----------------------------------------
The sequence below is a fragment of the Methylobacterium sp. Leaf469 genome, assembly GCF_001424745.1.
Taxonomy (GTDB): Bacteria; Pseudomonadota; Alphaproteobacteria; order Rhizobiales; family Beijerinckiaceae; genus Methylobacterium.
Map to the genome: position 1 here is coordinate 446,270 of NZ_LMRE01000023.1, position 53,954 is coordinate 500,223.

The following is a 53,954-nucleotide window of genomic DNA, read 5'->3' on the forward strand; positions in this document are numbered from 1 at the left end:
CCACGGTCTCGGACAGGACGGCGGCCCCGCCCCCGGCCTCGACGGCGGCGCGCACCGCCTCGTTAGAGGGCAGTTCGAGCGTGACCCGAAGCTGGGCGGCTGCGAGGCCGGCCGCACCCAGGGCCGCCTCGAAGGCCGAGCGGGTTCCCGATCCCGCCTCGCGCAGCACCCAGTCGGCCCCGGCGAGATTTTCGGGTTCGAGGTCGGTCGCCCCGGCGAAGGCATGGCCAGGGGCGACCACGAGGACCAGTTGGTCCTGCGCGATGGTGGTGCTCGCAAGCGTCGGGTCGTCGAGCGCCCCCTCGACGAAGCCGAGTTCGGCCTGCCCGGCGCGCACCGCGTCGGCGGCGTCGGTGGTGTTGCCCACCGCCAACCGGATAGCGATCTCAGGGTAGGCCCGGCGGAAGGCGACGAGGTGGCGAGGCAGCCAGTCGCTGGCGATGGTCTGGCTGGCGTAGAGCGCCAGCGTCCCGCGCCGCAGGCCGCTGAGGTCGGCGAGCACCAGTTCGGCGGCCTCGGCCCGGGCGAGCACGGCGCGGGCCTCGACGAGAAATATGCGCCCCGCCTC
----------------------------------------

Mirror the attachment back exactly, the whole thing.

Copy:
The sequence below is a fragment of the Methylobacterium sp. Leaf469 genome, assembly GCF_001424745.1.
Taxonomy (GTDB): Bacteria; Pseudomonadota; Alphaproteobacteria; order Rhizobiales; family Beijerinckiaceae; genus Methylobacterium.
Map to the genome: position 1 here is coordinate 446,270 of NZ_LMRE01000023.1, position 53,954 is coordinate 500,223.

The following is a 53,954-nucleotide window of genomic DNA, read 5'->3' on the forward strand; positions in this document are numbered from 1 at the left end:
CCACGGTCTCGGACAGGACGGCGGCCCCGCCCCCGGCCTCGACGGCGGCGCGCACCGCCTCGTTAGAGGGCAGTTCGAGCGTGACCCGAAGCTGGGCGGCTGCGAGGCCGGCCGCACCCAGGGCCGCCTCGAAGGCCGAGCGGGTTCCCGATCCCGCCTCGCGCAGCACCCAGTCGGCCCCGGCGAGATTTTCGGGTTCGAGGTCGGTCGCCCCGGCGAAGGCATGGCCAGGGGCGACCACGAGGACCAGTTGGTCCTGCGCGATGGTGGTGCTCGCAAGCGTCGGGTCGTCGAGCGCCCCCTCGACGAAGCCGAGTTCGGCCTGCCCGGCGCGCACCGCGTCGGCGGCGTCGGTGGTGTTGCCCACCGCCAACCGGATAGCGATCTCAGGGTAGGCCCGGCGGAAGGCGACGAGGTGGCGAGGCAGCCAGTCGCTGGCGATGGTCTGGCTGGCGTAGAGCGCCAGCGTCCCGCGCCGCAGGCCGCTGAGGTCGGCGAGCACCAGTTCGGCGGCCTCGGCCCGGGCGAGCACGGCGCGGGCCTCGACGAGAAATATGCGCCCCGCCTC